Online Retailing Compliments Bricks And Mortar Stores
Victor P Taffa
Online retailing compliments Bricks and Mortar stores to the benefit of the customer.
Online retailing is just a modern tool in the armoury of successful Bricks and Mortar stores.
Sydney CBD used to be the place to do your shopping until retailers spread into the suburbs and built car parks that encouraged people to shop in the suburbs.
Sydney’s Central Business District always has and always will remain at the heart of the life, growth and prosperity of New South Wales.
Despite decentralisation and growth further afield, Businesses, Government and the wider populace will continue to come to the Sydney CBD.
Ever since 1788, the centre of activity has been in Sydney. However, Sydney is littered with retail businesses now consigned to the history books.
Names such as Bebarfalds, Waltons, Anthony Horderns, Grace Bros, Gowings, Mark Foys, Bon Marche, Farmers and Marcus Clarke are some that served to remind us just how the CBD has played a part in the life of Sydney and New South Wales.
No doubt with the advent of universal car ownership and suburban shopping centres that shopping patterns have changed. However, there is still a certain ‘magic’ of going to ‘town’.
Retail Expansion With The Railway
In 1927, retail department store David Jones opened a new multi-storey Department Store on Elizabeth Street when the City Underground Railway opened at St. James in 1926.
Railways radiate into the Sydney CBD. Currently, the City Circle line is running at capacity.
Future ability to expand our existing Railways depends on new lines for the CBD.
When the Railway from Sydney to Parramatta was opened in 1855, the city planners knew that the Railway would have to go into the city. Initially the Railway terminated at what we now call Redfern.
Tramways came in 1861 and went in 1961. The replacement by buses was supposed to be the answer to all our problems.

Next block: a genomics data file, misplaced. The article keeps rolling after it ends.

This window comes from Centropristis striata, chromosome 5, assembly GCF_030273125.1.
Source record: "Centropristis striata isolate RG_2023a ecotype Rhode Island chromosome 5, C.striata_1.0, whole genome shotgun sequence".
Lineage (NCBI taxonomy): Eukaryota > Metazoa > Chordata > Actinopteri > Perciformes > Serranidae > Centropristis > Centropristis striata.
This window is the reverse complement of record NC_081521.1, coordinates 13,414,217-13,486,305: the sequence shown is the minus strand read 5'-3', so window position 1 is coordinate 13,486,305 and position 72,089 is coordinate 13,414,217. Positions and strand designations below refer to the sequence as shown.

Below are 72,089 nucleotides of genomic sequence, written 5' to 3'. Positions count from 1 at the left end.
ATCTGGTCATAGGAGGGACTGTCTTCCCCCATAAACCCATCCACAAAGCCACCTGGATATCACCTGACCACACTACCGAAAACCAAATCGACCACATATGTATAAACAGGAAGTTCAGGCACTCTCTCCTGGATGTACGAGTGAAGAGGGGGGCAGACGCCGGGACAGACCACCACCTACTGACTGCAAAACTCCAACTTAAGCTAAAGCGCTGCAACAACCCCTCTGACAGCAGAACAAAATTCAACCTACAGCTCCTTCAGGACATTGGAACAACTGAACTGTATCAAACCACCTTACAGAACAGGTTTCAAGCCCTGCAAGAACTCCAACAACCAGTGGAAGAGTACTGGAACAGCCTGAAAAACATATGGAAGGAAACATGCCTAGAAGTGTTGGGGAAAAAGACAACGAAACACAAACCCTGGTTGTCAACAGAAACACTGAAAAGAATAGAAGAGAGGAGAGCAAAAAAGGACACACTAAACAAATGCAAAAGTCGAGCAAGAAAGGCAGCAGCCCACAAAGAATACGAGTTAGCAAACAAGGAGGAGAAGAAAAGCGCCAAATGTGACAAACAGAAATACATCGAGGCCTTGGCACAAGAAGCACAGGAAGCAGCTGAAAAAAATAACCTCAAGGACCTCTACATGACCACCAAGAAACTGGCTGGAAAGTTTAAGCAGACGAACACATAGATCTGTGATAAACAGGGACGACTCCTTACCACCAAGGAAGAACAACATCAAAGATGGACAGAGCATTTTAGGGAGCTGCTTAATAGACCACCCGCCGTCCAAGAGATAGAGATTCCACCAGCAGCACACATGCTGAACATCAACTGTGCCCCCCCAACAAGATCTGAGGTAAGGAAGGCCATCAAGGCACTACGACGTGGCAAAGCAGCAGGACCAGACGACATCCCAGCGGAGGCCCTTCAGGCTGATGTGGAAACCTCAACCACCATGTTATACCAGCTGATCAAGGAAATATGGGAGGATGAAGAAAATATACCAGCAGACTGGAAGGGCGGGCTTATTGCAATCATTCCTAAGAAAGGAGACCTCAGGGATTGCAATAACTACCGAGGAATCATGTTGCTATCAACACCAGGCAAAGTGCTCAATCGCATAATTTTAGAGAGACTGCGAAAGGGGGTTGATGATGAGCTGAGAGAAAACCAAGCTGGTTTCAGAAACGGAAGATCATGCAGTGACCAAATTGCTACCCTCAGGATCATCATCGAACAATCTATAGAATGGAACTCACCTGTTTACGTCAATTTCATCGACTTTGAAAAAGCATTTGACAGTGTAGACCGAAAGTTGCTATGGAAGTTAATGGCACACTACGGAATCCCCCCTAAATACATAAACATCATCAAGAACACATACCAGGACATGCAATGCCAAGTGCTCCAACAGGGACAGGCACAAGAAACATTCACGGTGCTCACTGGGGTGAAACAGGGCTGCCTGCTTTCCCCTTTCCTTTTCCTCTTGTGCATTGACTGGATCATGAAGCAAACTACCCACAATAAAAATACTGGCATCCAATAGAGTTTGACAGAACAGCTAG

In 1926, the City underground Railway opened. The City Circle line was completed in 1956.
Even in 1932, when the Sydney Harbour Bridge opened, there were four railway tracks of which two remain and two became Tram lines and were removed in 1958.
Of the two tracks that were used by the Tramways these were to form part of a Railway to the Northern Beaches.
With the City Circle lines at capacity, there is a need to construct a new CBD line so future demand is met and the expansion of the Railways can proceed. Suburban Railway expansion requires lines to connect to from somewhere and join an existing system.
Isolated lines or Driverless lines will only remain disjointed and not solve the problems as intended.
Coles were in Liverpool Street, Sydney near Mark Foys Department Store.
Woolworths Store at the corner of George and Park Streets was the Bebarfald Department store before it became the Woolworths Store.
Barnet Bebarfald began Bebarfald Store.
Around 1894 Bebarfald established a store opposite Sydney Town Hall at the corner of George and Park Streets.
- In 1929 a new 8 storey building was built on the site.
- In 1931 Woolworths were invited to have a presence in the Ground Floor of the store.
- By 1967 an additional 2 storeys were added.
- In 1968 the company was taken over by Ajax Insurance Limited.
Bebarfalds suburban stores continued to trade under the name until around 1973 when they became part of Macy’s Emporium (Sydney) Pty Ltd.
In 1965, Woolworths obtained the long-term lease of Bebarfalds city store, opposite Sydney Town Hall.
After World War II suburban branches were opened and by 1965 these included:
- West Ryde.
In the same year, Woolworths obtained the long-term lease of Bebarfalds city store and in 1968 the company was taken over by Ajax Insurance Limited.
Bebarfalds’ suburban stores continued to trade under their own name until around 1973 when they became part of Macy’s Emporium (Sydney) Pty Ltd.
Bricks and Mortar stores will always serve the customer and online retailing compliments that process.
Woolworths Town Hall Store, opposite Sydney Town Hall.